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And the winner of RBC's $25,000 painting prize is... alum Brian Hunter!

PLUS: Concordians also landed both honourable mentions
September 21, 2016
By S. Baker

Brian Hunter uses video, interactive installations, and painting in his practice. | Image courtesy of the artist Brian Hunter uses video, interactive installations, and painting in his practice. | Image courtesy of the artist

Describing his work as “both immediate and deeply considered, straddling a bridge between abstraction and representation in a compelling and seemingly effortless way,” a national jury selected Concordia graduate Brian Hunter (BFA 07) as the winner of this year’s RBC Canadian Painting Competition.

There were 568 submissions to the competition's 18th edition. In July, the jury, made up of gallery directors, artists, curators and industry leaders, chose 15 finalists, including five current and former Concordia students.

After "passionate and heated deliberation," they selected Hunter's submission, Two empty trays mounted vertically (2015), for the $25,000 grand prize. 

Established in 1999 with the support of the Canadian Art Foundation, the national competition aims to nurture visual artists early in their career by providing them with a forum to display their artistic talent to the country.

Concordians also picked up the two available honourable mentions, each worth $15,000: Nika Fontaine (former Concordia student) for her work, Schnell Schnell 17 (2015), and Cameron Forbes (current Concordia MFA student) for Maritime Plaza Hotel, Window Set 2 (2016). Each artist was selected based on their “strong material presence."

All three paintings will become part of the RBC corporate art collection. The remaining 12 finalists, three of whom are also Concordia graduates, will each receive $2,500. 

"Brian's win is well deserved," said Robin Anthony, curator for RBC. "We look forward to following his career, as well as all the artists from this year’s talented group of finalists."


Two empty trays mounted vertically, 2015, by Brian Hunter. Two empty trays mounted vertically, 2015, by Brian Hunter.

Brian Hunter

Born in Winnipeg in 1985, Brian Hunter works in sculpture, installation and video, in addition to painting. He trained at Concordia, where he earned a BFA in 2007.

Hunter gained attention first in 2010 with his outdoor series comprised of used mattresses propped up against trees and painted with naked bodies and flowers.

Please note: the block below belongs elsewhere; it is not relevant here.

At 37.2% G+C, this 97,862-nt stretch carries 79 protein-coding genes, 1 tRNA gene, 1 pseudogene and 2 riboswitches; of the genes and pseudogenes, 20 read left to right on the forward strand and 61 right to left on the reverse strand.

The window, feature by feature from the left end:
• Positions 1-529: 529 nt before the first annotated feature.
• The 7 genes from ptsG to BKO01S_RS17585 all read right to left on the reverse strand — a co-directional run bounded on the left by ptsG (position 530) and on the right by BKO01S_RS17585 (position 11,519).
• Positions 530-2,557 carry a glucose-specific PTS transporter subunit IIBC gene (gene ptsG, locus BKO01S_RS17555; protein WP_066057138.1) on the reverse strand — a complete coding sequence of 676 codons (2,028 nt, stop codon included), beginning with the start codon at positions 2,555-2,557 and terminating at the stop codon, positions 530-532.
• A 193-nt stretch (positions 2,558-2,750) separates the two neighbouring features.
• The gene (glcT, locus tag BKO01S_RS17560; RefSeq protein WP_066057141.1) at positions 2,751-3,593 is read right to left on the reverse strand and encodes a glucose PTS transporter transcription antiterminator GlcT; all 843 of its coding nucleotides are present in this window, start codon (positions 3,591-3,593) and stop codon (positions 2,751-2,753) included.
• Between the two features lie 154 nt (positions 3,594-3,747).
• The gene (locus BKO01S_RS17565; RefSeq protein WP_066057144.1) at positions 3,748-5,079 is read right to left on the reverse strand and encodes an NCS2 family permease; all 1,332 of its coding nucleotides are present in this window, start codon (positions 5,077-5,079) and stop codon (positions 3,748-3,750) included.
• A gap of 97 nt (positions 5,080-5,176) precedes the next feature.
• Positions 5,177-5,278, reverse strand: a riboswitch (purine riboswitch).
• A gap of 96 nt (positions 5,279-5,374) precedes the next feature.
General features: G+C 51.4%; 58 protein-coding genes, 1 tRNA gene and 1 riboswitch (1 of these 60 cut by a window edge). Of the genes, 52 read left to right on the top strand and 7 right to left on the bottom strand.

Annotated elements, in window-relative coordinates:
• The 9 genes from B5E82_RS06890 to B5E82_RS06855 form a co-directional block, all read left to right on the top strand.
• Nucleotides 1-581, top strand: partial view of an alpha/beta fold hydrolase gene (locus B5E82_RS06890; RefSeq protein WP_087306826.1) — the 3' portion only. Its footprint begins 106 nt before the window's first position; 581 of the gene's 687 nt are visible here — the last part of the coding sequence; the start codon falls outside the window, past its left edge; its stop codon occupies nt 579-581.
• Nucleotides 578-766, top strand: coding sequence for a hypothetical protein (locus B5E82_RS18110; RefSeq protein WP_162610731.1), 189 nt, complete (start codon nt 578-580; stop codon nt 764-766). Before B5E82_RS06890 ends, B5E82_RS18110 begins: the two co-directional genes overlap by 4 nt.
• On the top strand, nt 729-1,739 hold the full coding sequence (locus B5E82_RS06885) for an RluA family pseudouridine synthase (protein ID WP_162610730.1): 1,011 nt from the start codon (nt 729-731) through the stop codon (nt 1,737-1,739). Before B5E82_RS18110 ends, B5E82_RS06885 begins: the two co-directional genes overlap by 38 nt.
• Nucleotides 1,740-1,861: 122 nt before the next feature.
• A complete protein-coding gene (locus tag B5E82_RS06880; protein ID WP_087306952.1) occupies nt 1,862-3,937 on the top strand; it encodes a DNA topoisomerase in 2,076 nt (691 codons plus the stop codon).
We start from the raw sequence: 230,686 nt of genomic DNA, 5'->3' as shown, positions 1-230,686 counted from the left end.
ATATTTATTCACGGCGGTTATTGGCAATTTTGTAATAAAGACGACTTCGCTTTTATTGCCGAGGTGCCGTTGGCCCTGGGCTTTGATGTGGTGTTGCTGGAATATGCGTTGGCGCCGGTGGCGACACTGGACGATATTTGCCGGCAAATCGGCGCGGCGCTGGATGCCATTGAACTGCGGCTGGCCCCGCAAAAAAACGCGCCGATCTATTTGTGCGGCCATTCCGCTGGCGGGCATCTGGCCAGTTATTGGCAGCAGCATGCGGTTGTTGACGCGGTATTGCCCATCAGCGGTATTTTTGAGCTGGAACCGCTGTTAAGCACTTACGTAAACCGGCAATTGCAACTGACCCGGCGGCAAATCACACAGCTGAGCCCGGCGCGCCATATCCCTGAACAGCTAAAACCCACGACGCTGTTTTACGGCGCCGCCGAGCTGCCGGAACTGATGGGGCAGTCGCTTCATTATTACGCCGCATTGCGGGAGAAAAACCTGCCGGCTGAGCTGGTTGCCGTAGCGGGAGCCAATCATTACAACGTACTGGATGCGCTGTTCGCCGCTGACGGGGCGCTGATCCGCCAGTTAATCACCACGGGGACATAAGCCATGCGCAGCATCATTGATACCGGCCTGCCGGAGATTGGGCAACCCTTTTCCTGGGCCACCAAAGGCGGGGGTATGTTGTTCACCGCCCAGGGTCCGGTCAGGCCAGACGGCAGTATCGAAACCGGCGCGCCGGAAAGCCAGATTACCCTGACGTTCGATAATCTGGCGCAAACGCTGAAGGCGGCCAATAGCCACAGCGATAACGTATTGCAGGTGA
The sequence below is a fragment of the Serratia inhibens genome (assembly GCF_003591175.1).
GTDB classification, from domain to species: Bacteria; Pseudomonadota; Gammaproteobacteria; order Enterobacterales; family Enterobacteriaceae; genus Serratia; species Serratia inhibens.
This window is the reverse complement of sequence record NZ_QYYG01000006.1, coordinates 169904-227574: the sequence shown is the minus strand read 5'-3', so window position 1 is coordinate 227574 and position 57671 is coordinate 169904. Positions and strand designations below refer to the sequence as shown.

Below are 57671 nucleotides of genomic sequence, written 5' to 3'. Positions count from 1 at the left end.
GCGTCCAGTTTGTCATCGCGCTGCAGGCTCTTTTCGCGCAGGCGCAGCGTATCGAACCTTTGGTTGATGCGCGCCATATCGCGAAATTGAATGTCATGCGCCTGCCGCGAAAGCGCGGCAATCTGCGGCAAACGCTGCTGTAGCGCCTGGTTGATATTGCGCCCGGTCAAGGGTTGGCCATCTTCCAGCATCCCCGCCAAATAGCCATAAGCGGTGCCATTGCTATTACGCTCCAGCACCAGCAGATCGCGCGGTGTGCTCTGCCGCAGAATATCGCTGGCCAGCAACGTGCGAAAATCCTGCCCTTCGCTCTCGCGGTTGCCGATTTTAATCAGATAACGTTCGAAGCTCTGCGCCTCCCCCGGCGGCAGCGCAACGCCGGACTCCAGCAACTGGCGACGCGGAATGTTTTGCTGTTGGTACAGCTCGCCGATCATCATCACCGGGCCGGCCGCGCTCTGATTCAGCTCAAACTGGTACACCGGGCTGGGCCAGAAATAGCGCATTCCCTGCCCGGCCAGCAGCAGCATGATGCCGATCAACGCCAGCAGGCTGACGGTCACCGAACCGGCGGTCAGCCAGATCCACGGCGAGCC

“I’m interested in wisdom, or searching for some type of approval,” he told Ion Magazine.

“I’m pretty cliché, but a lot of my ideas can be summed up as coming of age.” 

Hunter’s work has exhibited at Canadian sites such as Platform Centre in Winnipeg, Richard Rhodes Dupont Projects in Toronto and Art Souterrain in Montreal, as well as at locations in South Korea, where he did a residency in 2012 and 2013.

Nika Fontaine

Montreal native Nika Fontaine studied at Concordia before moving to Berlin, where she has lived and worked since 2008. Her multidisciplinary practice includes performances, web works, music as well as paintings. But as she said in one 2015 interview, “I started with painting and I think this will ever be my beloved medium.”

In her work, Fontaine mainly explores themes of death and kitsch, employing such materials as glitter, rhinestones, crystals, lace, velvet and marble. “I want to sublimate kitsch in an implosion of fireworks,” she says in a description of her work. “The different mortuary practices and spiritual beliefs fascinate me, and form the thematic core of my artistic research.”

Cameron “Cam” Forbes

Saskatchewan native Cameron Forbes is currently completing an MFA at Concordia while exhibiting her work in galleries and alternative forums, including various domestic environments, public access television, the internet and community festivals.

She completed a BFA from the Nova Scotia College of Art and Design in 2005, and also studied at the Kootenay School of the Arts and the School of the Art Institute of Chicago.

“Primarily, I am interested in the landscape we occupy as individuals and as communities,” Forbes says in her artist statement. “Canada has a long tradition of landscape painting. Most people are as familiar with viewing paintings of natural landscapes as they are seeing them with their own eyes. The relationship between these modes of being with the country — as passive and active observer — fascinates me.”

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